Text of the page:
I was in Nigeria in 1973 as a student of Professor Jean-Claude Muller in Canada.
In the sixties, my teacher had been for 4 years a curator at Jos Museum and Zoo sent by the United Nations Educational, Scientific and Cultural Organization (UNESCO) to help with this growing institution. Later, he became a student of Walter Sangre of Rochester in the U.S.A. who wrote about Irigwe people.
Jean-Claude had many Rukuba friends with whom he studied their cultural history.
He had met some Abisi who told him that it would be great if they also had someone like him to do this task for them. A few years later, when he told me about it.
I was willing to do the job and so was another student, Miss Louise Grenier. We went together, she later became a Museum Curator in Montreal, Canada, and I , a now retired, professor of anthropology in Quebec City Canada.
My name is Jean-Jacques Chalifoux. It’s a French Canadian name that was difficult to say and turned out Nigerianized as Mr. Salifu just like Professor Muller became Mr. Mulla.
Now , as you will discover , if you have not yet done so, I have a working knowledge of English but no more.
One would think of Canada as an anglophone commonwealth country but, being part of the large French minority of many millions of people, and with my personal background, I was never educated in English before that year in Nigeria!
As I stand now, nearly 75 years old, I have not spoken English for years. But I do read a lot and use all media in English every day. That is to confess that the following texts are written with humility and hope of tolerance from all readers.
I decided to get over my timidity recently, on the day I discovered by chance, young Nigerian people named Piti on Facebook. Some would speak about their Abisi History and Culture and the lack of knowledge they could gather about it. This has stimulated me to write for them what I had learned in 1973.
In Abisi, I was identified by my European looks, a young white man with glasses and long hair who was going around with his Abisi friend.
His own identity happened to be complex because he was also Christian and Muslim. Raga John Ibrahim got his first name from a Ribam man who was at his house at the time of his birth, John was a name taken at 10 years old because of the Christians who had a church near his house and Audu Ibrahim because his father became Muslim in 1965.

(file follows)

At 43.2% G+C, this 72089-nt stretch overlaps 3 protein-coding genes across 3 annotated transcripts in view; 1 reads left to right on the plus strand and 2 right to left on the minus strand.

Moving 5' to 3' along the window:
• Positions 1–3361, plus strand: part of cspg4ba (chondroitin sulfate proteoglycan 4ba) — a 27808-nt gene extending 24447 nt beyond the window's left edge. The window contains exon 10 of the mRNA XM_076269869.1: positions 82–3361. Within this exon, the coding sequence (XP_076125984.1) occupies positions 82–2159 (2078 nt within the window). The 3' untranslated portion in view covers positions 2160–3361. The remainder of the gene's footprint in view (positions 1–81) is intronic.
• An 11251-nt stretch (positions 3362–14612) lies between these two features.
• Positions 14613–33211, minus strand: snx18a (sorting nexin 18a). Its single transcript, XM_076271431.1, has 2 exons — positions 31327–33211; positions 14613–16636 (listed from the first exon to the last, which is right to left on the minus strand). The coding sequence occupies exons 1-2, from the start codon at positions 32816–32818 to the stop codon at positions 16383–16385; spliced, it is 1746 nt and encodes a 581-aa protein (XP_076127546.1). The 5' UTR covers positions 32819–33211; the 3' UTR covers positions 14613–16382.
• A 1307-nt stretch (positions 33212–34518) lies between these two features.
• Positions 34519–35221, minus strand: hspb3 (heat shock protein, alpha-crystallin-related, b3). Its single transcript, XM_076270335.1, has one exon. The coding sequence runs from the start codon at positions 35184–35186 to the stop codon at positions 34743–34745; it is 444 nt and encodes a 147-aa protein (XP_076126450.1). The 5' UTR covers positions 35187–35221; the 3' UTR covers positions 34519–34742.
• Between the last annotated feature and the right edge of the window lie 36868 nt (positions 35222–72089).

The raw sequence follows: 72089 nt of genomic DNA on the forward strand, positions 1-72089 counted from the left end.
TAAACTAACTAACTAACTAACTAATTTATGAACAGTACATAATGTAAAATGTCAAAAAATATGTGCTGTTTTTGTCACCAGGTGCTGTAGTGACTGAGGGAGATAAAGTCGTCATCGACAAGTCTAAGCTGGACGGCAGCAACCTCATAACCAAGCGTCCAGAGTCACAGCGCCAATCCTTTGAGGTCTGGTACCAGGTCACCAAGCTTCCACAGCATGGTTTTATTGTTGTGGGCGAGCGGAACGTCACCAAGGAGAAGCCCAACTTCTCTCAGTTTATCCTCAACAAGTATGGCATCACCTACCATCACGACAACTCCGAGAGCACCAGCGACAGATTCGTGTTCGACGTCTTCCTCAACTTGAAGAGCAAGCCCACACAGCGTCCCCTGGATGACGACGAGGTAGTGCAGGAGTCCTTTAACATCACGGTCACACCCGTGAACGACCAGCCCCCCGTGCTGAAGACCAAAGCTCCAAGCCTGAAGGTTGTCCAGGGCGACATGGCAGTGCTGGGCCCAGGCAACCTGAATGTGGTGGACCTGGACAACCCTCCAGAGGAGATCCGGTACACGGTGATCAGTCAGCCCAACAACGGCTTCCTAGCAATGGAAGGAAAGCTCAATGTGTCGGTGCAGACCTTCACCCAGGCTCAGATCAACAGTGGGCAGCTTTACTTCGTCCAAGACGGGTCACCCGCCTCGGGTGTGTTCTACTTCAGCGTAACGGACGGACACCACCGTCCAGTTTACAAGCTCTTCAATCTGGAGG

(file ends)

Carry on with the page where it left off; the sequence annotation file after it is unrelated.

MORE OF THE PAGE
He also had a first personal Abisi name, Dawa which means Guinea Corn Provider, a good luck name who shows the best wishes of his parents. But to keep it brief, I will relate details later, with John’s help, I have learned many stories and seen many situations through, documents, conversations and observations during this year I spent in Abisi.
Since Abisi’s younger generation is in the mist of colossal social and cultural change and complex multicultural encounters, maybe my own memory of what I witnessed in 1973 will contribute to help them better understand who they are, their identity.
Writing Abisi Language
I have spent a lot of time learning Ibisi but I really did not become a speaker. This language has tones that give different meaning to word with the same pronunciation.
To learn these tones , we knocked on glasses of water that resonated with high, middle or low sound which was transcribed on the written syllables.
After six months, it became a joking relations for people making me talk and trying to guess what I was talking about. It seems that my pronunciation had not reached that of a child!
In these texts, I did not write the words with their tones ( I am not a linguist and I have forgotten most of what I have learned!) but only basic English linguistic sounds, some with a phonetic sign.
ɲ gn ŋ ng ʃ ch or sh ʒ dj like job ɛ e ɜ oe ɔ o like October